Iraqi father holding child at Polish border
Belarus

8 things to know about the EU/Belarus border crisis

  • Since June 2021, thousands of people – mainly from Iraq, but also from Syria, Afghanistan, Democratic Republic of Congo, Cameroon and several other countries – have been trying to reach the European Union (EU) via Belarus.
  • While Belarus has eased the migration flows, political leaders from Poland and Lithuania have repeatedly accused the Belarusian leader Alexander Lukashenko of facilitating migrants and asylum seekers to cross EU borders.
  • In response, EU countries have built fences, significantly increased border patrols and declared a state of emergency along the border areas, which limits independent humanitarian assistance organisations from entering the areas. Below are eight key things to know about the current crisis. 

1. People exposed to harsh conditions 

The Polish Government sent 15,000 military personnel to the border to prevent any unsanctioned entry into Poland. For weeks, an estimated 2,000 people were staying in a makeshift camp near the border clashing with Polish military police as they attempted to enter Poland. These people were exposed to low temperatures, with insufficient access to food, water, shelter and medical care. We do not know how many people are currently stuck along these borders.

2. Legalised pushbacks 

In August, Lithuania amended its laws to state that all people entering the territory can be automatically returned to the border, without examination of an application for international protection, effectively legalising pushbacks. Poland did the same in October.

Family pushed back - Polish border

3. Death on the border 

At least 21 deaths were reported along the border areas, on both EU and Belarusian territory, between August and the end of December, although the actual figure is likely to be higher.

4. Violence inflicted on people on the move

There has been an inhumane, and at times violent, response towards people on the move via Belarus across EU borders. MSF teams have received numerous first-hand reports of violence experienced by people on all sides of the borders. The reports range from the theft and destruction of people's belongings to intimidation, intentional violence and physical assault. Our team members have seen first-hand physical injuries, which coincide with their accounts of violence experienced at the hands of border guards.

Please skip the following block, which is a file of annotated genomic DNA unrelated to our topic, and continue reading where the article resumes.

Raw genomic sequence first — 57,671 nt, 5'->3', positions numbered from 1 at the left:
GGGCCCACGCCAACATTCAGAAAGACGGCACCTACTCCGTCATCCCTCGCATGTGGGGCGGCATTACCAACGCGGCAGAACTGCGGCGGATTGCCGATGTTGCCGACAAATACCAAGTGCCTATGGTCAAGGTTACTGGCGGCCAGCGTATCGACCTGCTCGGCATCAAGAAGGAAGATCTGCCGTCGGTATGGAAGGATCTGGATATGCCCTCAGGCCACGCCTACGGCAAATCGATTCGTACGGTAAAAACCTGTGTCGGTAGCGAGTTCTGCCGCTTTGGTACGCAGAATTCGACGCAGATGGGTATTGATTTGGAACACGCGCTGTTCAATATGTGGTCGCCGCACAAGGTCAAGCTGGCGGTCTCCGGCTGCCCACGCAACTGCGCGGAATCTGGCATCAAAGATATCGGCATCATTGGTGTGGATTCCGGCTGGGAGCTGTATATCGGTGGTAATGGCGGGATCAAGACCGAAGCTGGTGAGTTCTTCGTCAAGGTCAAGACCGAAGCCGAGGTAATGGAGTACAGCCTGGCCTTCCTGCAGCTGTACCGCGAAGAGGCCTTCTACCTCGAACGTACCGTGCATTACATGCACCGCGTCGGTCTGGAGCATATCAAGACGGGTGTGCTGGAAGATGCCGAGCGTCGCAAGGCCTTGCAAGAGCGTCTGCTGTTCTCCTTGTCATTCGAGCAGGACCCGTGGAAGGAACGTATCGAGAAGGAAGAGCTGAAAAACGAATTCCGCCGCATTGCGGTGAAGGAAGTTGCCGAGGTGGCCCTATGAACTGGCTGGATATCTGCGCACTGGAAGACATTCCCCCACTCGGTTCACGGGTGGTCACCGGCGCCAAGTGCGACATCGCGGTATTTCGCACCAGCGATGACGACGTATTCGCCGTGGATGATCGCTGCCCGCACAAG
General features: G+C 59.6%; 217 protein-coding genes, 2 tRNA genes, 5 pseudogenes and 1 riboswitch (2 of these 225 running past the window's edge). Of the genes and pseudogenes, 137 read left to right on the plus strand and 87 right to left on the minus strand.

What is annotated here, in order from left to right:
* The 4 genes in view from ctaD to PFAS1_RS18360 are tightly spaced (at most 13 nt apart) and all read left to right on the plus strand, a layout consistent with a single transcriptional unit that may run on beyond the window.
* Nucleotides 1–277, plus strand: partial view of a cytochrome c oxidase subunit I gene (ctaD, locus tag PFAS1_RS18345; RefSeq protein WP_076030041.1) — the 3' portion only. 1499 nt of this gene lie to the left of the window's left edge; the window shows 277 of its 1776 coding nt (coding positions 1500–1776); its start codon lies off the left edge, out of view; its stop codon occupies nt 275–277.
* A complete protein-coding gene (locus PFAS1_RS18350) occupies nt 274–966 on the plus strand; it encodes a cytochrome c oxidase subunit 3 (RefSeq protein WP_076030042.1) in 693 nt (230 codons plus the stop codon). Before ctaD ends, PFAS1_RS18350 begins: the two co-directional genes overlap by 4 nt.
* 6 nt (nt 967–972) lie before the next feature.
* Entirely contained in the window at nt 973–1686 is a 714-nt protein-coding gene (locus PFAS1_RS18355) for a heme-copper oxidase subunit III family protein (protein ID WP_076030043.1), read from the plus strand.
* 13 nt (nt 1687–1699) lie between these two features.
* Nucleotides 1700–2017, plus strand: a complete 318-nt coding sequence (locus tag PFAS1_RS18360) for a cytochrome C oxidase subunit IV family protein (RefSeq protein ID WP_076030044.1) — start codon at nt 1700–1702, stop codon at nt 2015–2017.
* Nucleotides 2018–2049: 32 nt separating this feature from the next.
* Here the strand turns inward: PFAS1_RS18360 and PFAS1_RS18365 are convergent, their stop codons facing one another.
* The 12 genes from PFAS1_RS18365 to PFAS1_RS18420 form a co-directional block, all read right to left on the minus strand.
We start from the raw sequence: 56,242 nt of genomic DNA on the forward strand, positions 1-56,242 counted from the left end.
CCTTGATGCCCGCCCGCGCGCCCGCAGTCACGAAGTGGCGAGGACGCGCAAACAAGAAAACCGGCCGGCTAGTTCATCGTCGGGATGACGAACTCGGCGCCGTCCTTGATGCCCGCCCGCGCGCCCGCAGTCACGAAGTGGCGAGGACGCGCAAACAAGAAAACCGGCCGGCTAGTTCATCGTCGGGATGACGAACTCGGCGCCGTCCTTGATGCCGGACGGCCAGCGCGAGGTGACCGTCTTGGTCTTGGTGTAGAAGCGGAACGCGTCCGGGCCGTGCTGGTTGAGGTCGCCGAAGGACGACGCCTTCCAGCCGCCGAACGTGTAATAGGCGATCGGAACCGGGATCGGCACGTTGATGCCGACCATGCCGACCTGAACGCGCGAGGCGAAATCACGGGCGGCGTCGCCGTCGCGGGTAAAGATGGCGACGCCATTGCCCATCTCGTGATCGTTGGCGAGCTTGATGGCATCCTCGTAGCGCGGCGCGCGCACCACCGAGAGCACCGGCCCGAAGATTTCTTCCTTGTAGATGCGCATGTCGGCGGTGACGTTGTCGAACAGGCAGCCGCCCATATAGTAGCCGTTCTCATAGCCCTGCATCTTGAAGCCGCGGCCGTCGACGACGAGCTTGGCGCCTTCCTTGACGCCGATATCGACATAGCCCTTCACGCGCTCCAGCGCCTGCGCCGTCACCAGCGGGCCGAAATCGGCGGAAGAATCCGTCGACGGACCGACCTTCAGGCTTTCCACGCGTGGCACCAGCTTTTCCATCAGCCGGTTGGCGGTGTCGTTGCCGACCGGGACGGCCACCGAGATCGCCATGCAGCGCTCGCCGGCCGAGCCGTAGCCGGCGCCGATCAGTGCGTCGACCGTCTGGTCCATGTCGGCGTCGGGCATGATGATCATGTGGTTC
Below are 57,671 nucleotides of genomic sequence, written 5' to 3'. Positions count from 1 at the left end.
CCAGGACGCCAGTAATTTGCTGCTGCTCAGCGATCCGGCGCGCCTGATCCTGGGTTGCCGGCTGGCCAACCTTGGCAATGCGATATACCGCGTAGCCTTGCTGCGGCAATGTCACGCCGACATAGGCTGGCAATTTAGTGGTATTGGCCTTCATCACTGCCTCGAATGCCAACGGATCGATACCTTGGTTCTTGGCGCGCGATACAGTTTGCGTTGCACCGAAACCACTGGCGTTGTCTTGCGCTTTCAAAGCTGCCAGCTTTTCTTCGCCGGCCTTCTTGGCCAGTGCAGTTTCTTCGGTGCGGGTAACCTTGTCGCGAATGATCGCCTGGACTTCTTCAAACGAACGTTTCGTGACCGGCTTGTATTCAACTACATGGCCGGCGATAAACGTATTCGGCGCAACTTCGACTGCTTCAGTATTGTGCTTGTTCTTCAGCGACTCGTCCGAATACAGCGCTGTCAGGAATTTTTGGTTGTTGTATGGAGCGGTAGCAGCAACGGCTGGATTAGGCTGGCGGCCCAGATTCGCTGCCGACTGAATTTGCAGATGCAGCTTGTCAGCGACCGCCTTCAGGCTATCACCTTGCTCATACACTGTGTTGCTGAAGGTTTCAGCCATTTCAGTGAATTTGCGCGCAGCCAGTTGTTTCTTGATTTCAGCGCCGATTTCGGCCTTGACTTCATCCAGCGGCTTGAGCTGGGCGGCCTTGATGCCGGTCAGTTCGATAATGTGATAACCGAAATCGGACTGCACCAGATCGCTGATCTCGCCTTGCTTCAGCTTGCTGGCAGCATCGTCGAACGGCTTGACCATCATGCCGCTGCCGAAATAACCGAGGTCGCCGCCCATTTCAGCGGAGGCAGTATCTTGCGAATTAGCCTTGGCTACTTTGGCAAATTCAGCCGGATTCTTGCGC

Family pushed back

5. People trapped in limbo

An unknown number of people are trapped within Belarus and the EU countries, unable to move onwards or back as both sides reject entry into their country. Some are hiding in the forest in Poland and/or Lithuania fearing being returned to Belarus and being subjected to violence. Approximately 600 people are in a warehouse in Bruzgi in Belarus.

6. People repatriated to Iraq and Syria

Since 18 November, over 4,000 people have been repatriated from Belarus to Iraq and Syria. The conditions of their repatriation are unknown. 

Iraqi family at Polish border

7. Access denied to MSF teams 

As of 29 December, our teams still have no access to the restricted border zone in any of the countries involved, with the exception of the border post reception areas in Lithuania, which are located inside the security zone.

8.  People trapped and at risk 

Stuck between opposing sides, people are effectively trapped along the border by Polish, Lithuanian and Belarusian border guards. This is putting people’s lives at risk. 

Iraqi mother hugging her daughter

What is MSF doing?

Belarus

We continue to negotiate access to the border zone, including the logistics centre (also known as ‘the warehouse’) in Bruzgi where approximately 600 people are reported to be held. Our teams continue to provide ad hoc support to people dispersed throughout the country.

Lithuania

Our teams have been providing support, including mental healthcare, health promotion sessions and relief items to people held in nine of the 11 border guard posts. The highest expressed needs of people in those locations are related to psychological distress, a lack of access to information and legal support, and a lack of access to a means of communicating with their family and friends. We have distributed relief items including hygiene items, kitchen items, clothes and recreational items such as books and games. We are now expanding our activities to the larger places of detention in the country and remain prepared to support people who are in the forest and in need of assistance. 

Poland

Since October, we have repeatedly requested access to the security zone and the border guard posts, but without success. Our team have supported local NGOs, individuals and groups who have been providing humanitarian aid to people crossing into Poland.

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Press Release 30 June 2022